Unfortunately, however, for the continuance of the popularity of Mrs. Clarke, it appeared that she was now actually living in the keeping of this virtuous Colonel Wardle, who was thus chastising royal peccadilloes. The whole of the circumstances did not come out whilst the question was before the House of Commons, but enough to injure the credit irreparably of Colonel Wardle, and make Mrs. Clarke's evidence more than ever suspicious. The full information was brought out by a trial instituted by a Mr. Wright, an upholsterer, in Rathbone Place, for furnishing a new house for her in Westbourne Place. She had now quarrelled with Colonel Wardle, and he refused to pay the bill. Wardle, it appeared, had done his best to stop the coming on of the[572] trial, but in vain; Mrs. Clarke appeared against him, and not only deposed that he had gone with her to order the goods, but told her it was in return for her aid in prosecuting the Duke of York's case. Wardle was cast on the trial, with costs, having about two thousand pounds to pay, and losing all the popularity that he had gained by the investigation. He had been publicly thanked by public meetings, both in the City and the country, and now came this rueful expos. But it was too late now to save the Duke's reputation. The House of Commons had concluded its examination in March. It acquitted the Duke of any participation with his artful mistress in the vile profits on the sale of commissions, but that she had made such there was no question. The Duke did not await the decision of the Commons, but resigned his office. Lord Althorp, in moving that, as the Duke had resigned, the proceedings should go no further, said that the Duke had lost the confidence of the country for ever, and therefore there was no chance of his returning to that situation. This was the conclusion to which the House came on the 21st of March, and soon afterwards Sir David Dundas was appointed to succeed the Duke as Commander-in-chief, much to the chagrin of the army, and equally to its detriment. The Duke, though, like some of his brothers, very profligate, and, like themaccording to a statement made during the debates on his casecapable, as a youth, of learning either Greek or arithmetic, but not the value of money, seems to have discharged his duty to the army extremely well, of which old General Dundas was wholly incapable. To Be Made For New Orders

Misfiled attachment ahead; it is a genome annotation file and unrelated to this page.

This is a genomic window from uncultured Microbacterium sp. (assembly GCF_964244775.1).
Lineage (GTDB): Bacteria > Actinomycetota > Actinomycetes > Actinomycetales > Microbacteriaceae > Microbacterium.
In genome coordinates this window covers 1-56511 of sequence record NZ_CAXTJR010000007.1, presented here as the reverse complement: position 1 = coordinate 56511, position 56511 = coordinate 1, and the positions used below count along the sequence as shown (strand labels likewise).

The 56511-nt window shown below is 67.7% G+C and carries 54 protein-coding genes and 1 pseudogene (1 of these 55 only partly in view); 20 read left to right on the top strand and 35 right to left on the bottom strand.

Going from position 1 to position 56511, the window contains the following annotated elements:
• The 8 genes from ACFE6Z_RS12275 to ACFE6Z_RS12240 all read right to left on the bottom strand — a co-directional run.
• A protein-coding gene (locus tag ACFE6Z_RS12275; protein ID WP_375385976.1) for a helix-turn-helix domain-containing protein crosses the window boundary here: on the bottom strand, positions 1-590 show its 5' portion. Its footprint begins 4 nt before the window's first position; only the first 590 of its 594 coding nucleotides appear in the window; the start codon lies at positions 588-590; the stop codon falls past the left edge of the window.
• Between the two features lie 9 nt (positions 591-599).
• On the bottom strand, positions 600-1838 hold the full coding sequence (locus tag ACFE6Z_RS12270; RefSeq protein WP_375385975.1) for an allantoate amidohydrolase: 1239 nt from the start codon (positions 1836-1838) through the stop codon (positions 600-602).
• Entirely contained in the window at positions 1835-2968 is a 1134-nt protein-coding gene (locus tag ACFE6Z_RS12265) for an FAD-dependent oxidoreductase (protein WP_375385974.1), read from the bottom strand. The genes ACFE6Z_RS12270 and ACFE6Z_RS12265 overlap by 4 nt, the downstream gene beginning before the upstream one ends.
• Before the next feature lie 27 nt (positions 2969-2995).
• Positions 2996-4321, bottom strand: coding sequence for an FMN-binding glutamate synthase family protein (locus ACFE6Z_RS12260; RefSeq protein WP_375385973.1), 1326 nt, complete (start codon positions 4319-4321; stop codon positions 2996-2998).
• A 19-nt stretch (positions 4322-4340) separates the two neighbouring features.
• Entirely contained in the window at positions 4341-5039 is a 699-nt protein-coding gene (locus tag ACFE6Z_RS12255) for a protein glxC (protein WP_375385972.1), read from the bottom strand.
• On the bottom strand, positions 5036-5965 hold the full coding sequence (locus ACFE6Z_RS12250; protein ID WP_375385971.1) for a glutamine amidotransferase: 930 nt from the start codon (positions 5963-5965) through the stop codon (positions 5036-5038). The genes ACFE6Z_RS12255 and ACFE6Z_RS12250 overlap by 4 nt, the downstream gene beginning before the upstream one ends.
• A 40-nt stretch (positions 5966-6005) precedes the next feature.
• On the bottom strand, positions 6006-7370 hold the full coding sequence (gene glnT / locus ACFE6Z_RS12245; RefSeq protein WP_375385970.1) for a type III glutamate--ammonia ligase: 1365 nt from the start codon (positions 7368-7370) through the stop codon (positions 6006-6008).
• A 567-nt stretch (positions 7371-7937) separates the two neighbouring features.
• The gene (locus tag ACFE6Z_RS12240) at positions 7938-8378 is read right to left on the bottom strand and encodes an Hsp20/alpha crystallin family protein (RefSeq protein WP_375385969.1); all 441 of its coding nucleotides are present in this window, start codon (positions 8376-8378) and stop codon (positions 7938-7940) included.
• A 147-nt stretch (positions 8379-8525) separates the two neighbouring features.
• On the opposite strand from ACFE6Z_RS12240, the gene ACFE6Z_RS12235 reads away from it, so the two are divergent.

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    About this time two publications occurred, which produced long and violent controversiesthose of the pretended "Poems of Rowley," by Chatterton, and "Ossian's Poems," by Macpherson. Chatterton, who was the articled clerk of an attorney at Bristol, a mere youth, pretended[183] that he had discovered Rowley's poems in the muniment room of the Church of St. Mary Redcliffe, Bristol. These poems, written on yellow parchment, and in a most antiquated style, by a boy of sixteen, were palmed upon the world as the genuine productions of one Thomas Rowley, and took in many well-known authors and literary antiquaries, very wise in their own conceit. As the productions of a boy of that age these poems are marvellous, and nothing besides which Chatterton, in his short, neglected life, produced approached them in merit. This, too, was the case with Macpherson, who professed to have collected the poems of Ossian, an old bard of Morven, in the Highlands, and simply translated them into English. He was warmly accused of having written them himself; but as Chatterton, so Macpherson, steadily denied the authorship of the poems thus introduced, and as in Chatterton's case, so in Macpherson's, no other compositions of the professed collector ever bore any relation to these in merit. There can now be very little doubt that Macpherson founded his Ossianic poems on real originals to some extent; but that Chatterton, if he received Rowley's poems from Rowley, did so by inspiration.